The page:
Herding breeds are the class of dogs that seem to have the greatest percentage of MDR1. Collie, Australian Shepherd, and Long-haired Whippets have the highest occurrences. Mixed breeds are also at risk, so do not think this is strictly a ‘pure-bred’ problem. The gene defect occurs in mixed breeds at a much lower occurrence rate of only 5%. While mixed breeds with a known herding dog lineage boost the occurrence up to 10%. And while 5% is a very low rate, if your dog possesses the gene defect, wouldn’t you want to know before it becomes an issue. If your dog has some ancestors in some of the top herding breeds on this list, I suggest you have your dog tested. It’s always better to be safe than sorry.
How can my pup be tested?
Normal methods of testing are either a check swap or a blood test. A vet can easily take a sample of your dog’s blood to send off for testing. I personally purchased the cheek swab test directly from the Washington State University website. Cost is $60 per dog and you must pay online via credit card.
My dogs allow me to put my hands in their mouth and I can touch their teeth and gums. Normally, I can even take a bone that they are chewing right out of their mouths. If you can do all this with your dog, I recommend the cheek-swab. If you think this will be difficult, I recommend having your vet draw blood.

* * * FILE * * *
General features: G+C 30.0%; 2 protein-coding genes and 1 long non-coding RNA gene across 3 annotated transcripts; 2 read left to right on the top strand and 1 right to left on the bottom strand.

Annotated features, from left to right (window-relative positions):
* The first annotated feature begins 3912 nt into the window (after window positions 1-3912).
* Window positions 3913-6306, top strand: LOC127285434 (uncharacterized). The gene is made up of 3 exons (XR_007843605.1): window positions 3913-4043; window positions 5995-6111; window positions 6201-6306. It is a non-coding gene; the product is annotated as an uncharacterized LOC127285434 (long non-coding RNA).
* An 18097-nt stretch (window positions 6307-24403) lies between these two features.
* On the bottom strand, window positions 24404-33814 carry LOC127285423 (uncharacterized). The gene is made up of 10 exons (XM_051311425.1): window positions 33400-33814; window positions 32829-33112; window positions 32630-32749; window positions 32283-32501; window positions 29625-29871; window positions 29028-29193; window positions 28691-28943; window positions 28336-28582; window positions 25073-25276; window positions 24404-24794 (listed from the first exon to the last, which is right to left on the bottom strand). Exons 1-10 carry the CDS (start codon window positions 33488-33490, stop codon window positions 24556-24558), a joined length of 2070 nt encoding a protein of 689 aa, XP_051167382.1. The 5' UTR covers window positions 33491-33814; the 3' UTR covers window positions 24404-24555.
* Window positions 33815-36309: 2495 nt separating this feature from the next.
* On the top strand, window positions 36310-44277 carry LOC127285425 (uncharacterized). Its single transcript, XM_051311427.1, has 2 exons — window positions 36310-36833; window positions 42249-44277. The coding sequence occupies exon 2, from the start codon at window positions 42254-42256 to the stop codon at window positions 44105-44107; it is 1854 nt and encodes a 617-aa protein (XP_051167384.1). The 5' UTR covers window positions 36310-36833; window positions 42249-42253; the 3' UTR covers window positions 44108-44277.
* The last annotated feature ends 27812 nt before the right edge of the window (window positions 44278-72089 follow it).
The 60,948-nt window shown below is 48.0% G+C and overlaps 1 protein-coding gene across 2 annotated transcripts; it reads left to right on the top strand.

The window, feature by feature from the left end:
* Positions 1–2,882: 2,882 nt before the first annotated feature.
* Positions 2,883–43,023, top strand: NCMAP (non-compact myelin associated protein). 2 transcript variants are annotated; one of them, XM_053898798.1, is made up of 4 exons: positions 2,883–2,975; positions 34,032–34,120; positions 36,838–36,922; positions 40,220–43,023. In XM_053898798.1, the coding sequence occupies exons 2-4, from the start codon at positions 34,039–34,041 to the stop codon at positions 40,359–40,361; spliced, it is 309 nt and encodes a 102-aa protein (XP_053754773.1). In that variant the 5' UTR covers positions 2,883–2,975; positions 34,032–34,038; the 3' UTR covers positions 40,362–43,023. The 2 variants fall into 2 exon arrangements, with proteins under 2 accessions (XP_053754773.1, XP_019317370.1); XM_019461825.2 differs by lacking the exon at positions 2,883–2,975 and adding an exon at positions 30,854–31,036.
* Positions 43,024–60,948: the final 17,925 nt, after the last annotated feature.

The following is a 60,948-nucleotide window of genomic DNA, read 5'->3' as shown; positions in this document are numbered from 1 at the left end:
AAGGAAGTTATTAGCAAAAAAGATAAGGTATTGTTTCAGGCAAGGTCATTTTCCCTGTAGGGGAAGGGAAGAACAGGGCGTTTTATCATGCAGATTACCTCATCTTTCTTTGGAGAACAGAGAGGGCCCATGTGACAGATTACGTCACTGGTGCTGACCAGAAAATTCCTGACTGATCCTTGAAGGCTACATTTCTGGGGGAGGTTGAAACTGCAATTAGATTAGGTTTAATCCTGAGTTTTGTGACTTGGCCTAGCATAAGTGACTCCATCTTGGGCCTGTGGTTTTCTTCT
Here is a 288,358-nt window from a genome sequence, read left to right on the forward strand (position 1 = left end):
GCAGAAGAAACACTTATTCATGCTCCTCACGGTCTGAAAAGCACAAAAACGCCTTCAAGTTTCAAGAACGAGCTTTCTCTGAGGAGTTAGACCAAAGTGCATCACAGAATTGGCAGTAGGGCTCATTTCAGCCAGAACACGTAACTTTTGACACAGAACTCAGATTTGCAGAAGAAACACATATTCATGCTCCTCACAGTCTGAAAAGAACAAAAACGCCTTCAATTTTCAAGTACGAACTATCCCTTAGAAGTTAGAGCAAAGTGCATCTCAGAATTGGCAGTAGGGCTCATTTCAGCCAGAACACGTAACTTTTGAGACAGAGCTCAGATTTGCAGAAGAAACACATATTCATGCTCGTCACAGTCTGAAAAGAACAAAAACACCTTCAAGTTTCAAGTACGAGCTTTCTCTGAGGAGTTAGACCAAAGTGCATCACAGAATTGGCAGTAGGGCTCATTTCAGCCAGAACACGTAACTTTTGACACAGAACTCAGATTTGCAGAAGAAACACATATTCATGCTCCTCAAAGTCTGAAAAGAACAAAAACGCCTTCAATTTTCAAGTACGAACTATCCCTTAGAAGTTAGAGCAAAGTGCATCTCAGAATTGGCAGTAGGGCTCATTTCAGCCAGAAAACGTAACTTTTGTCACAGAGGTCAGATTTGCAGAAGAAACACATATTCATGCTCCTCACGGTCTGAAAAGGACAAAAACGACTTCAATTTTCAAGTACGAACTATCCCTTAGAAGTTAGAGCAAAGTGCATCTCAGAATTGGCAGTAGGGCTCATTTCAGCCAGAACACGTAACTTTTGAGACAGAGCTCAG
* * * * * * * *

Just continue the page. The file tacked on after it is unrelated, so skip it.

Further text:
What can you expect as a result?
Three possible outcome results come directly to your email.
Normal/Normal – No mutation of the gene.
Normal/Mutant – Your dog is a carrier of MDR1 and may experience some sensitivities to specific drugs. Offspring of this pup may be Normal/Normal, Normal/Mutant or Mutant/Mutant depending on the gene from the other parent.
Mutant/Mutant – Your dog is sensitive to specific drugs. Inform your vet and speak to him/her about alternative drugs.
What drugs to avoid if the test comes back as Mutant/Mutant
If your test result comes back as Mutant/Mutant or even if your dog is Normal/Mutant, you need to be aware of the drugs to avoid. This link provides the best up-to-date info on drugs that affect your pup if testing positive for the MDR1 gene.